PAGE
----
Is it less for kids now than when you were a kid?

Look, it depends on the age. [For anyone] from age five to 15, it probably has the same attractions, only better, because everything has been amplified. Kids today have a lot of other choices. It’s a lot more difficult to retain them because your attraction better be pretty good because they got Xbox at home. You have to step it up.

The retail here is world class and has been refreshed at a much more aggressive pace than some of the amusements, but that’s where the shopping mall is going.

You talked about how the Mall made Edmonton a happier place for you and your brother Don. Do you think that’s true for most Edmontonians?

[For] any Edmontonian who frequents West Edmonton Mall, it’s certainly made [the city] a better place. It’s a long, cold winter here and there are limited options for entertainment.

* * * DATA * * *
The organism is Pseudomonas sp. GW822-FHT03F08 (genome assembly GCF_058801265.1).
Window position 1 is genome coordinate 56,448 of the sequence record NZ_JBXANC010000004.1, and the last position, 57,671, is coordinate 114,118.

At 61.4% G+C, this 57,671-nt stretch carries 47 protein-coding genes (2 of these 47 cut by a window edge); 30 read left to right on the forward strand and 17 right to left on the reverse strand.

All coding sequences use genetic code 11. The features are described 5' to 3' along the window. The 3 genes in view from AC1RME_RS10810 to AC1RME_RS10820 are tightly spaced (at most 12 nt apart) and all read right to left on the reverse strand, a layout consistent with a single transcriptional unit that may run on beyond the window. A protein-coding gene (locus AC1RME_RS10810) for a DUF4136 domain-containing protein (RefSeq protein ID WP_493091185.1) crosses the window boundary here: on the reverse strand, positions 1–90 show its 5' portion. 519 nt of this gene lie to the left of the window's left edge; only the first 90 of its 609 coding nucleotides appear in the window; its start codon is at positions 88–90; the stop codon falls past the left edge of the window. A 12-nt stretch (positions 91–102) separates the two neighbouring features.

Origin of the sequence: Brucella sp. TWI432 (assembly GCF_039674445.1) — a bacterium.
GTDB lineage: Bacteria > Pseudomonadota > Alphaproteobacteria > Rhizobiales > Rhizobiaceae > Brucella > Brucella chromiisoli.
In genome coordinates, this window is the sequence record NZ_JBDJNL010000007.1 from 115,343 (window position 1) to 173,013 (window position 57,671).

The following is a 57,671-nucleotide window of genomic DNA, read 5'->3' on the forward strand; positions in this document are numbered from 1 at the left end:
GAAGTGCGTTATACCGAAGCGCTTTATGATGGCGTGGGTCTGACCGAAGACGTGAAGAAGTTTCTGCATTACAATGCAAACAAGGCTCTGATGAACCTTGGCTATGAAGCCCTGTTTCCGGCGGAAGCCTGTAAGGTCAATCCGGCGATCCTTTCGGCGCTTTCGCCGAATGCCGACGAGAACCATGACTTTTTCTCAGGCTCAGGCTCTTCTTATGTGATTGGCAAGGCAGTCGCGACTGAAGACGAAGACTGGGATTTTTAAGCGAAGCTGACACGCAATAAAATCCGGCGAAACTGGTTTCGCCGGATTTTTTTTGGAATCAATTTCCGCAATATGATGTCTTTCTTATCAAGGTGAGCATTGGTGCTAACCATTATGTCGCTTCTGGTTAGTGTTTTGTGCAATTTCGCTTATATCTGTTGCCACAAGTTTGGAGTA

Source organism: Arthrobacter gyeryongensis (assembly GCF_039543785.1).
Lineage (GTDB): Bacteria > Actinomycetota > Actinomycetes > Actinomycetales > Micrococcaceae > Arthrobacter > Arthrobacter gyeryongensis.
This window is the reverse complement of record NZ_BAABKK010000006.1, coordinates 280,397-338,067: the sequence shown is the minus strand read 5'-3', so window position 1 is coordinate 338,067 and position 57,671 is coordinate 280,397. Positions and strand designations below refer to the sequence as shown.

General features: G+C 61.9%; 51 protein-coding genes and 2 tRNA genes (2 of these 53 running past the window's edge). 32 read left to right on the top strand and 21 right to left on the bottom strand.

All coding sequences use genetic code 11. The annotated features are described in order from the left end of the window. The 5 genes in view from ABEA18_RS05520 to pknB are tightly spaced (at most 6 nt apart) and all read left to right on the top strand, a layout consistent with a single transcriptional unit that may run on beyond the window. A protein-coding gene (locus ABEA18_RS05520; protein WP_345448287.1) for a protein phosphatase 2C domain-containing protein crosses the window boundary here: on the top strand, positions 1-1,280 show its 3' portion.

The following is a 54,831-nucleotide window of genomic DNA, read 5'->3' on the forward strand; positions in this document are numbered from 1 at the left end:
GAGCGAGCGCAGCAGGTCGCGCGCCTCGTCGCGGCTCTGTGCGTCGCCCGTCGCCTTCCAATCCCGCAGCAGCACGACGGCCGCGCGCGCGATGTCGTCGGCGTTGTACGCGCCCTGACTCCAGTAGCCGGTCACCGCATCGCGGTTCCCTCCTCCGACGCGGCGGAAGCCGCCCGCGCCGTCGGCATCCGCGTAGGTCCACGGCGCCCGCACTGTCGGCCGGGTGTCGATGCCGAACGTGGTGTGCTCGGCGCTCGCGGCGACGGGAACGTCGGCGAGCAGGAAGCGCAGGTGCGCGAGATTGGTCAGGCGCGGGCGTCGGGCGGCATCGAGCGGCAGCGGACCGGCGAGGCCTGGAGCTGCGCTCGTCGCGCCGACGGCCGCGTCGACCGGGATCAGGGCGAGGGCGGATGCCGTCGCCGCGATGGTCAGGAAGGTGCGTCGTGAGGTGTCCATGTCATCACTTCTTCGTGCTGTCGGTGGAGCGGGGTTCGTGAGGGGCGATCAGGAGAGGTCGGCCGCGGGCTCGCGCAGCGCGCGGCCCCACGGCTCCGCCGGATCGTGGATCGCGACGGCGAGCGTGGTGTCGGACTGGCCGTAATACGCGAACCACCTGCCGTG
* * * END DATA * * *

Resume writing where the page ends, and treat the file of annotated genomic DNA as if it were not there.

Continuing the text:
I think if you asked most people what the identifying symbol of Edmonton is today, West Edmonton Mall would rank number one. And the Oilers number two.

You mentioned that it was the premier mall in Western Canada, but at the time it launched your Grandpa talked about it in even bigger terms, as the Eighth Wonder of the World. Now that his formula has been replicated, is it no longer the majestic place it once was?

The only people who have replicated it successfully is ourselves, and that’s the Mall of America, the largest mall in America. They’ve built bigger malls in China but they certainly don’t have the attractions we have and some of them built it only because they were cheap; they’re white elephants, with huge vacancies.

What about Dubai?

That’s purely for shopping. They don’t have the attractions –

What about its ski hill?

So that’s one attraction.

What’s been Triple Five’s formula for success?